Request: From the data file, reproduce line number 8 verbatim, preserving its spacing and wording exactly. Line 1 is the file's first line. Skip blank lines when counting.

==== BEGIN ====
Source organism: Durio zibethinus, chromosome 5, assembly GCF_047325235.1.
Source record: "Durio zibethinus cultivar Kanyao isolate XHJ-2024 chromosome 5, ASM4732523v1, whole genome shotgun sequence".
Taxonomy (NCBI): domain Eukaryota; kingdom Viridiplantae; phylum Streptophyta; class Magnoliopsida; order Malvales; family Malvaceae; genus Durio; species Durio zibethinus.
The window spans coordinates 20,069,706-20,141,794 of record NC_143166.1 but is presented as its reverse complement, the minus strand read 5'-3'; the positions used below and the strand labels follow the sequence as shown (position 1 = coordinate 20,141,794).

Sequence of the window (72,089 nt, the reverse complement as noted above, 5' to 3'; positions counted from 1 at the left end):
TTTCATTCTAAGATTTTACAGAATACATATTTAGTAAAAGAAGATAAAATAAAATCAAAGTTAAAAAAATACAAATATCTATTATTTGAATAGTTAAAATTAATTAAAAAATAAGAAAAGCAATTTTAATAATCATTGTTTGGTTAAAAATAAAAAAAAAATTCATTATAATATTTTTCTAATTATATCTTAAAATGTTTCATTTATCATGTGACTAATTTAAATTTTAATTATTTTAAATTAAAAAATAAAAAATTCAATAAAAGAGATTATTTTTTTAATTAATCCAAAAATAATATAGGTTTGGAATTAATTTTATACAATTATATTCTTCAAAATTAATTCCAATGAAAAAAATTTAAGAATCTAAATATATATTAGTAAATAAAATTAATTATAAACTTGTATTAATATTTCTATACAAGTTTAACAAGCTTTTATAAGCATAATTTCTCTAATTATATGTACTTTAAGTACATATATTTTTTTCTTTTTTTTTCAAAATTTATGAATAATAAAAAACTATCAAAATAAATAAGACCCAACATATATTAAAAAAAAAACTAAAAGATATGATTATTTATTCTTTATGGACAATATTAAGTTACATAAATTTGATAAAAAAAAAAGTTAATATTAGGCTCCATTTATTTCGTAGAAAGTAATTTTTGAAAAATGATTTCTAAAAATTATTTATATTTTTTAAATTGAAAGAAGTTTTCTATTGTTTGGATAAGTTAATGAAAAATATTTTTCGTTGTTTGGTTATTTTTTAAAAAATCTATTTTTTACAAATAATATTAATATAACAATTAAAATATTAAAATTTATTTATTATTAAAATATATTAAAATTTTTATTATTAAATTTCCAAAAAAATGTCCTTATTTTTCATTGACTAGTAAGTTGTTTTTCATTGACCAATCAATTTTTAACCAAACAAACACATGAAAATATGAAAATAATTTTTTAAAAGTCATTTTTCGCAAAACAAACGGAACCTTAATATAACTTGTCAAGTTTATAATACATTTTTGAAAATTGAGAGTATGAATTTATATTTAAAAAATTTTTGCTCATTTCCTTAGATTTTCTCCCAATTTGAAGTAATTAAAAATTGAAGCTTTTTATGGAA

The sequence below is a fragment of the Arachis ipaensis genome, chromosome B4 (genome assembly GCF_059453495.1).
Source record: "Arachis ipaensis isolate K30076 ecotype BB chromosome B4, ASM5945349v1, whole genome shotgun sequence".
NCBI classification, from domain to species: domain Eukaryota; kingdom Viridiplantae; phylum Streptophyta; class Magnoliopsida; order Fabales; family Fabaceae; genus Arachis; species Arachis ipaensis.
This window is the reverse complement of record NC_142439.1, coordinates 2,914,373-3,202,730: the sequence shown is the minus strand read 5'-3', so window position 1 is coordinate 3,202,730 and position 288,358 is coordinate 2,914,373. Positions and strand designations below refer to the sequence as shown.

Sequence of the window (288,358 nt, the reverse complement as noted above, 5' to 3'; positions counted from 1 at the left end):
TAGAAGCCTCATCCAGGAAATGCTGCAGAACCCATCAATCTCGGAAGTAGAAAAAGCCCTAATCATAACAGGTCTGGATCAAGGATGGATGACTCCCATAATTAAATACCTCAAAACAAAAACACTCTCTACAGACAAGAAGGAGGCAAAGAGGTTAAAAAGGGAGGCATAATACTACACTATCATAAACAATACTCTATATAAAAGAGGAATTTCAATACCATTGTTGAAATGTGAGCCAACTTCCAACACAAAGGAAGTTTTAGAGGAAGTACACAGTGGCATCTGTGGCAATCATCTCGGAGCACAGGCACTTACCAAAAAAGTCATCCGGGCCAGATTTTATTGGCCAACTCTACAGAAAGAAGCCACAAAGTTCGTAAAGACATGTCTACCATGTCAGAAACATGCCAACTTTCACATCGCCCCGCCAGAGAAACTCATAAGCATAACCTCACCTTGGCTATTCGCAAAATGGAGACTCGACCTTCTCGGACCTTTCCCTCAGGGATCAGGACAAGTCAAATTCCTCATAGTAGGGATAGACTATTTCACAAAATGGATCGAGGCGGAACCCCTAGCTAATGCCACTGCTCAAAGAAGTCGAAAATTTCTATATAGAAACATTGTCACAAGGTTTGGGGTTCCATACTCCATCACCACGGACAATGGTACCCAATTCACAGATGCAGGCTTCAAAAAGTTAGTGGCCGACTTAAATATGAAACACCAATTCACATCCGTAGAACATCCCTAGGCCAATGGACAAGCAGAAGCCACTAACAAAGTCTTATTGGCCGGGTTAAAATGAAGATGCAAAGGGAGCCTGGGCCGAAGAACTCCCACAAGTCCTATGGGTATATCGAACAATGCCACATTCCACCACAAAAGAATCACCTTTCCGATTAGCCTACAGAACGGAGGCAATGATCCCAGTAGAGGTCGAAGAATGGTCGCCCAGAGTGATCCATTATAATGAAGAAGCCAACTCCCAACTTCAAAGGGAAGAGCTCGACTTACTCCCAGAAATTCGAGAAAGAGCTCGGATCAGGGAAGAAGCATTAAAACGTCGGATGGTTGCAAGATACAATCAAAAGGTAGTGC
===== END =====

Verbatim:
Source record: "Arachis ipaensis isolate K30076 ecotype BB chromosome B4, ASM5945349v1, whole genome shotgun sequence".